A. I didn't realize it, if I tried making a point of DOP. Based upon the viewing of posts on message boards, it appears to me that a lot of people who believe in morgellons disease are very likely to be, especially when they're diagnosed to be, DOP. I believe that one treats it, in hopes of it being cured, with the medication prescibed by their treating physician.
I think all morgellons' believers have paranoia/phobias. Most are obsessive/compulsive, without question. It looks as though some may have borderline personalities, be bipolar, have attention deficit disorder, quite a few mental health related things that are treatable. Someone admitted being diagnosed with psychosis. Delusional thinking is blatantly, BLATANTLY APPARENT in all who subscribe to the morgellons' school of thought.

Q. It is similar to Leprosy. Do you know what that is?
A. Yes

WingedSchiff, if at all possible, I'd suggest you try to ignore the reports of emerging diseases from the CDC, if they do, indeed, scare you, but reporting them is a part of the CDC's job.

I don't know if these were directed to me, but since I mentioned eczema...

Q. By the way, do you know what causes exzema?
A. Yes

Q. If we have so many wonderful tests on the horizon for the most minute thing, nano level, and can change proteins in horizontal gene transfer in many ways, and yet notbe able to look at
our skin in a more detailed way?
A. How is it that you have come to think that anyone's skin "needs" to be looked at in a more detailed way? I'm sorry, my answer is in the form of a question, because I fail to see the relevance.

Last, but not least, "Even China has this worm and they cannot identify it."
Well, maybe you should call China up and tell 'em that you know?


You made a referrence to my thinking I'm so smart...
Yes, I am, in every sense of the word.

Now, forgive me, but please try to wake up, if you can.

At 10:36 PM, Blogger Smileykins said...


WingedSchiff ?---> "Now, if that is messed with in any way by genetically altered micro-organisms, protists, or those genes are homologous to what is in the mutated form in my X chromosome
then my genes would be involved, I see what you mean there."



At 11:25 PM, Anonymous Anonymous said...

Okay, what is your point?

Winged schiff

At 12:54 AM, Blogger Smileykins said...

My point is, that you have a lot of fear in your words, and
you seem to be focusing your attention in places that do nothing to assist you, whatsoever.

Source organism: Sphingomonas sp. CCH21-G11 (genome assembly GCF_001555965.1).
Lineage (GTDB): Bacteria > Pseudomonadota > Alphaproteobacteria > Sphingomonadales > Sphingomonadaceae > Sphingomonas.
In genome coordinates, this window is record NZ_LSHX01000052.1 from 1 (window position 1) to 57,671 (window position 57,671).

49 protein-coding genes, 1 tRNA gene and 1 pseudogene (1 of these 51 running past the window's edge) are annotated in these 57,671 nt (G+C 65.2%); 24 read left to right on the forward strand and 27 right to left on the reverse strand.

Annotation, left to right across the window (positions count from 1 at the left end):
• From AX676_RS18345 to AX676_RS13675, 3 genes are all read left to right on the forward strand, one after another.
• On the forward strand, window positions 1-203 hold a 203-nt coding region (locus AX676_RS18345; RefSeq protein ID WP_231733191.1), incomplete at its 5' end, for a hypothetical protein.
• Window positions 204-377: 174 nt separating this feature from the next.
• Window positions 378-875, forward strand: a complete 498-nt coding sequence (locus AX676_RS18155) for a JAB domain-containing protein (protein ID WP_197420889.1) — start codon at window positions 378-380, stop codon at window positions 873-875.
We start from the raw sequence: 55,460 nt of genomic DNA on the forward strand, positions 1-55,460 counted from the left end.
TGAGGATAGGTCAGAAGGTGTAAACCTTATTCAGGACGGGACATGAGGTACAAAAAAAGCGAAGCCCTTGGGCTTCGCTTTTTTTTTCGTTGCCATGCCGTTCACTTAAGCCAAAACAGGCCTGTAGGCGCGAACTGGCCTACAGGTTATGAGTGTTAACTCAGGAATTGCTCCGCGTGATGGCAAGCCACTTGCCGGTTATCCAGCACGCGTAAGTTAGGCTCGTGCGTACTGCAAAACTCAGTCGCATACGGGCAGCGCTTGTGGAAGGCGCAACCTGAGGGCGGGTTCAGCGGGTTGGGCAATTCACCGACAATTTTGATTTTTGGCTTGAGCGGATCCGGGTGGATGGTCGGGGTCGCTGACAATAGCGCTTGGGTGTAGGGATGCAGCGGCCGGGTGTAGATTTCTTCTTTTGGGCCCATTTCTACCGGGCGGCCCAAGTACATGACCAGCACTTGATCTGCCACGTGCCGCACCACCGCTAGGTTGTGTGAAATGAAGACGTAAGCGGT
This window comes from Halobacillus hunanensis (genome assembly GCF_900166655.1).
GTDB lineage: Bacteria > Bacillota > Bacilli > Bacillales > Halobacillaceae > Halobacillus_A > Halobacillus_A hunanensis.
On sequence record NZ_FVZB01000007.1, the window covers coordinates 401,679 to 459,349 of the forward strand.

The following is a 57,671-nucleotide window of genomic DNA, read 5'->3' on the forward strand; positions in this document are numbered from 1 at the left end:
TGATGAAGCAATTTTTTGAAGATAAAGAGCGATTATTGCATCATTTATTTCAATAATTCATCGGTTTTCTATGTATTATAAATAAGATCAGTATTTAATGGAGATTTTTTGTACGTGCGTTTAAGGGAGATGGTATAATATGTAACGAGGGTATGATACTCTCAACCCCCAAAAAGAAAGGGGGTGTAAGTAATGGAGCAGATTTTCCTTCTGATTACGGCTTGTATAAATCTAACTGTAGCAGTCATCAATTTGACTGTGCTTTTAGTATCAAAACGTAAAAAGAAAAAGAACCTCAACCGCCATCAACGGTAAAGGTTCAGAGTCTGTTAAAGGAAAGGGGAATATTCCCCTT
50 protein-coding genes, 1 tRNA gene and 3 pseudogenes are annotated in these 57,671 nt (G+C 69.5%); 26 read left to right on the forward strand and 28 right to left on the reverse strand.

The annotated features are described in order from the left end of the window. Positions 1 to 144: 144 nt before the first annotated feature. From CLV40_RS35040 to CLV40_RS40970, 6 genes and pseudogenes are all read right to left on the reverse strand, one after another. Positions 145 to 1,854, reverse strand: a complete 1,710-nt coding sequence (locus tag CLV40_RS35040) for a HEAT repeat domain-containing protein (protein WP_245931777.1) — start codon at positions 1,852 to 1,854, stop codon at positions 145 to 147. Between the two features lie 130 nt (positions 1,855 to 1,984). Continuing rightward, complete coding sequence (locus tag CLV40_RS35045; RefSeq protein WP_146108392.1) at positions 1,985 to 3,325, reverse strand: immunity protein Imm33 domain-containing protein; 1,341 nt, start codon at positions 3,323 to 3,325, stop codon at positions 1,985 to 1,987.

I'm sorry, I don't know your history, or what you may have, Winged schiff, other than from your comment, "The lesions are real, they are filled with parasites."

Parasites aren't difficult to detect, if doctor has reason to suspect them, based upon patient presentation.

If you wouldn't mind sharing what your symptoms are, I'd be more than happy to try and help you get on the right track, and get to the bottom of it.

If you know, how did you contract parasites, and, had you been to a region where they're endemic, or, have you, or do you, live in a rural area?

At 6:41 PM, Anonymous Anonymous said...

I'd like to make a distinction regarding delusional parasitosis. I think it's irresponsible to use the lable "crazy" to refer to it, and further dissuades patients from accepting that as a diagnosis. The name itself is a bit unfortunate in that respect.

I have no doubt that the symptoms are real. That the itching, the lesions, the burning, the pus, the sensation of things crawling around within the lesion, are real. It is a real problem. But the *source* of the problem is the thing in question. There are many organic neural disorders that cause physical symptoms. It doesn't mean you're "crazy" and it doesn't mean you're making things up. It's somewhat akin to having a metabolic disorder... you have an existing, underlying condition that is exacerbated by physical, environmental or other types of stress. The problem is no less real and no less serious - the distinction is that it has to do with your nervous system instead of your liver, for example.

Things like this become labelled as "mental" because we do not understand the nervous system well enough to specifically identify the problem - and, sometimes, there are a range of problems. Instead, the focus is often on finding medications that will treat the problem, while we continue to study the brain in order to better understand it.